Pareidolia, Part 1

Or…is it?

Please join me in hoping that this turns out to be true…because all at once, I have hope that maybe Infinite Crisis wasn’t just pointless continuiwank after all.  The promise of pattern, of structure leading to possibility, makes me more interested in DC than I have been since the first appearance of Buddy Baker’s yellow aliens, and I’ve gotta say…

There are two types of continuity, you see:  the good kind, and the bad kind.

And I thought this was going to be the bad kind.

But maybe I was wrong…

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2 responses to “Pareidolia, Part 1

  1. If by “true” you mean “intended by the original authors of the story” then I would suspect it is almost certainly not…but the connotation of “true” as meaning “faithful to previously established conditions” or “striking the target” (as in “my aim is true”) certainly does apply. It’s an elegant theory that would do a lot to rationalize a totally arbitrary choice that was most likely driven entirely by marketing considerations. As I’ve said, I don’t much care for the idea of singling out any one alternative in a continuum of possibilities as being the special unique one — it ignores the whole appeal of parallel Earths and alternate universes for me, i.e., that different outcomes and different versions of characters are equally valid. However, this model could turn that shortcoming into a springboard for future stories, and that’s a good thing.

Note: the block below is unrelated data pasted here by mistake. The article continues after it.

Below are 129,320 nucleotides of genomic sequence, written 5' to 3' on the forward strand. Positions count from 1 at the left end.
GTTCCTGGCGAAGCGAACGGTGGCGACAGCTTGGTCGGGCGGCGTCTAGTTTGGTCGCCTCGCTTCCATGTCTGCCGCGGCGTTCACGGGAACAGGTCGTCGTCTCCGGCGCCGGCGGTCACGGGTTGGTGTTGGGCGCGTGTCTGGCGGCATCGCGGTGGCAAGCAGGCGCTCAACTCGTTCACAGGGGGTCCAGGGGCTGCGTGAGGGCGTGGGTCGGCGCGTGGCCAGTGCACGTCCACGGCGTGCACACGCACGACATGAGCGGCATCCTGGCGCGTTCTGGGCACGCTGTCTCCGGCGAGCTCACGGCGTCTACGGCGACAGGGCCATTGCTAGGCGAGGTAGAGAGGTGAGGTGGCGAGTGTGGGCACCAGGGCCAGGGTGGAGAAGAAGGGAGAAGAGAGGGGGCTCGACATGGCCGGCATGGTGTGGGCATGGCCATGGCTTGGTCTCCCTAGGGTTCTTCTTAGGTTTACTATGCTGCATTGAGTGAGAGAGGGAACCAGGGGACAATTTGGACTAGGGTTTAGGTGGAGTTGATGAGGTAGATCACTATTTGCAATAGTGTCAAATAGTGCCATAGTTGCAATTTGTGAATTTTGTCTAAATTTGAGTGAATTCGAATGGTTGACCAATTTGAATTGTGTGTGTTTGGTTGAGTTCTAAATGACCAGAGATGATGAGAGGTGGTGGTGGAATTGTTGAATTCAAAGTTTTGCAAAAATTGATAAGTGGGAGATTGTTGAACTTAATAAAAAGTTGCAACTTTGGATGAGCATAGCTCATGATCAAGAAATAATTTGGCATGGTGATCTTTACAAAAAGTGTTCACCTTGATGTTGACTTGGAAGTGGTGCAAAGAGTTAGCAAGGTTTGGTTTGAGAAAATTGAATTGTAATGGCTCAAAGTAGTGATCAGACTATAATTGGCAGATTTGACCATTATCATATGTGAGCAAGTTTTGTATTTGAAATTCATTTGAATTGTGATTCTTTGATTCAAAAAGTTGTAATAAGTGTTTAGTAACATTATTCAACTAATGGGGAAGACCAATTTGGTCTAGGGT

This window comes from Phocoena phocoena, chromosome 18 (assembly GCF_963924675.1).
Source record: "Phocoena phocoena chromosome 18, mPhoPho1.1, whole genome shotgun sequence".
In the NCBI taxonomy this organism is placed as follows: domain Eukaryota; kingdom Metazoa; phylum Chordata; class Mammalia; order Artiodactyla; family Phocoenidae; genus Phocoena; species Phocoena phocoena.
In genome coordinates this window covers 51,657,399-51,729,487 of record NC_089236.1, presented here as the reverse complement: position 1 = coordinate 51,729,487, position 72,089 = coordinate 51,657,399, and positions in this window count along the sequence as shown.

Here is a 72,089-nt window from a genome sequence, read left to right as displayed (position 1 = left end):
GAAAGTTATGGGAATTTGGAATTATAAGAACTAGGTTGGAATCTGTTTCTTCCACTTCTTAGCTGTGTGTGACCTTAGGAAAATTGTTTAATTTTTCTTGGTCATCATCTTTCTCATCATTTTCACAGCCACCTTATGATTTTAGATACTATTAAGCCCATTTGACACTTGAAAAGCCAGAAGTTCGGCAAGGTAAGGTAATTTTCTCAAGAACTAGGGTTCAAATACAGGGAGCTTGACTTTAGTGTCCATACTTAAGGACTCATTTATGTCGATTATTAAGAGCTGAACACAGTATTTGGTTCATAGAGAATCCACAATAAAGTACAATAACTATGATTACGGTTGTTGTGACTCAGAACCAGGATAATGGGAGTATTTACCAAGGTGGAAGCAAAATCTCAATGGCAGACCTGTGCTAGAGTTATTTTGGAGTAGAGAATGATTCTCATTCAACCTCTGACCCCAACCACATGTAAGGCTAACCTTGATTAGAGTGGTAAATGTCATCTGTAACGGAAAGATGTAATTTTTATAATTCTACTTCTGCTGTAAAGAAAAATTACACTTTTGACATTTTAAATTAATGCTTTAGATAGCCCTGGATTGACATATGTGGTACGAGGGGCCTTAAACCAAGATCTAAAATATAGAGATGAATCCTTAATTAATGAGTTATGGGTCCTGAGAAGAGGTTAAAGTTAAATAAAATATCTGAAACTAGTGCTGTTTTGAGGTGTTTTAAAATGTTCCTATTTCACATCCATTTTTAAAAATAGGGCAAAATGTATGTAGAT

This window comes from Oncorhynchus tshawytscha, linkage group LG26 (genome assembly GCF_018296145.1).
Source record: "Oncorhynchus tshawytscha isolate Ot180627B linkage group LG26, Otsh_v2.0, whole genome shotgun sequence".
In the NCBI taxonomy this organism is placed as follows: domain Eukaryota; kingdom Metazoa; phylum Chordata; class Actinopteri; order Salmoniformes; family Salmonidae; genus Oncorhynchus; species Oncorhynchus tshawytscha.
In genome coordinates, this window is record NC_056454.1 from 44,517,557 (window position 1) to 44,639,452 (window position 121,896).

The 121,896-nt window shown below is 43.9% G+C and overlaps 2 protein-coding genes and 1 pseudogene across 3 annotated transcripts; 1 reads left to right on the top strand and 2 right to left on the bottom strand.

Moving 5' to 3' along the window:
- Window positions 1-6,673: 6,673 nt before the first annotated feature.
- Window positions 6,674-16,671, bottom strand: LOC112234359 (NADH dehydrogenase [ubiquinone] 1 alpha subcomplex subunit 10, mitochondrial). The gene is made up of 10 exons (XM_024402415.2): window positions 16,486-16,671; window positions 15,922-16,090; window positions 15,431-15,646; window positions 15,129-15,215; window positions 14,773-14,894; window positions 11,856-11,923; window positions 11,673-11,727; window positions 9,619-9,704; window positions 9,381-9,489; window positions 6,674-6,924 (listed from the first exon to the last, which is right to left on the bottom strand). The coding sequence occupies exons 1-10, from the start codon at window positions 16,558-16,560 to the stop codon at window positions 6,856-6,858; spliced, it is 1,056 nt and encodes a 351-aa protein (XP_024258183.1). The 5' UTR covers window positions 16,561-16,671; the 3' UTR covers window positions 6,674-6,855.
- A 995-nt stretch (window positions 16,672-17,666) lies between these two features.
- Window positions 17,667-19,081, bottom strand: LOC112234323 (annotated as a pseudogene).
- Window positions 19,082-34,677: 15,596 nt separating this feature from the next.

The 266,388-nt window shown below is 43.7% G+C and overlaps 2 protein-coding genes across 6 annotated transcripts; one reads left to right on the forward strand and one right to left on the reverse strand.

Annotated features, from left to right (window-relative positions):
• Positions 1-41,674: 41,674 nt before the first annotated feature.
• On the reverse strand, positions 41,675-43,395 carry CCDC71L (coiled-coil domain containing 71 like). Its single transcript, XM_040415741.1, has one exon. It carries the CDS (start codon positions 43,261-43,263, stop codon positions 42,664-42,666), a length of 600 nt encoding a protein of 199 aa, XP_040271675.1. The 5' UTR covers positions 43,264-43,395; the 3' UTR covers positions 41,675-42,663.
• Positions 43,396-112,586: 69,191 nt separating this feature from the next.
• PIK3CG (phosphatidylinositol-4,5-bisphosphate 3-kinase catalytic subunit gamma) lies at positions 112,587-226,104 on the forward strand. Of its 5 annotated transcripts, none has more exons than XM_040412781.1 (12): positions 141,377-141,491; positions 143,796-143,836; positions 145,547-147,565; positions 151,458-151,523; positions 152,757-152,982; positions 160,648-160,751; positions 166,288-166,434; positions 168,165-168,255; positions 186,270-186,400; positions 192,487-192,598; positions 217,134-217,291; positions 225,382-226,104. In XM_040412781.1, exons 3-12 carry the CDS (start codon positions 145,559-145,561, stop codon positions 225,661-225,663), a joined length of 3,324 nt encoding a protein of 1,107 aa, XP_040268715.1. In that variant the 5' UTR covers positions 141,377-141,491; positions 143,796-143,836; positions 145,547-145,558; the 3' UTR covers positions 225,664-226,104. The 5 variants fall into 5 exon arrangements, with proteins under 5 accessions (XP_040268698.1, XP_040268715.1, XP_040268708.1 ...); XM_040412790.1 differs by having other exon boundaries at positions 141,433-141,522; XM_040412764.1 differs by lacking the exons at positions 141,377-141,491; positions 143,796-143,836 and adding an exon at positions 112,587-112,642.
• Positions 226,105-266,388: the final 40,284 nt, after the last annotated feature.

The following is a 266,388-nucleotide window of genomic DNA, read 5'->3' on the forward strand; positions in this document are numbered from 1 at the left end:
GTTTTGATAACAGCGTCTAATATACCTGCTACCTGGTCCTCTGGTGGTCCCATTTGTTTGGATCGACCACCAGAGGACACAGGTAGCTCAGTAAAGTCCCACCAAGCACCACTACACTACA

On the other hand, given how badly the concept of “hypertime” was mangled in the telling — I’m sure it was much more interesting when it sprung out of Morrison’s brain — I don’t think any good theory or strong rationalization is immune to the corrosive effects of bad or misguided storytelling.

  2. I definitely prefer this to Hypertime (at the very least, it makes for a better insignia!), because it supplies a “top” layer of cosmology that lets us as readers start figuring out things about the DCU’s rationalized multiversal/historical structure that Superman et. al. can never access. Hypertime’s great, but it’s too great — like the many-worlds interpretation of QM, it answers all questions so comprehensively in a single sentence that there’s little point in even asking them anymore. Whereas Scipio’s elegant new structure holds out the possibility of problematizing the multiverse as well as simplifying it…the idea of a structured ordinal “nearness” or “farness” in inter-multiversal space alone suggests some storytelling possibilities to me right away, that I don’t think have ever really been available to “alternity”-based comics or straight SF up ’til this point. Bold statement, but I think it’s true. The question “how come this structure, instead of another structure, or no structure at all” seems to me to be worth asking, too…

    Also love that the Fourth World is outside the 52 completely — that seems fitting, as well.

    Of course, they’re gonna wreck the Fourth World now, aren’t they? Damn.

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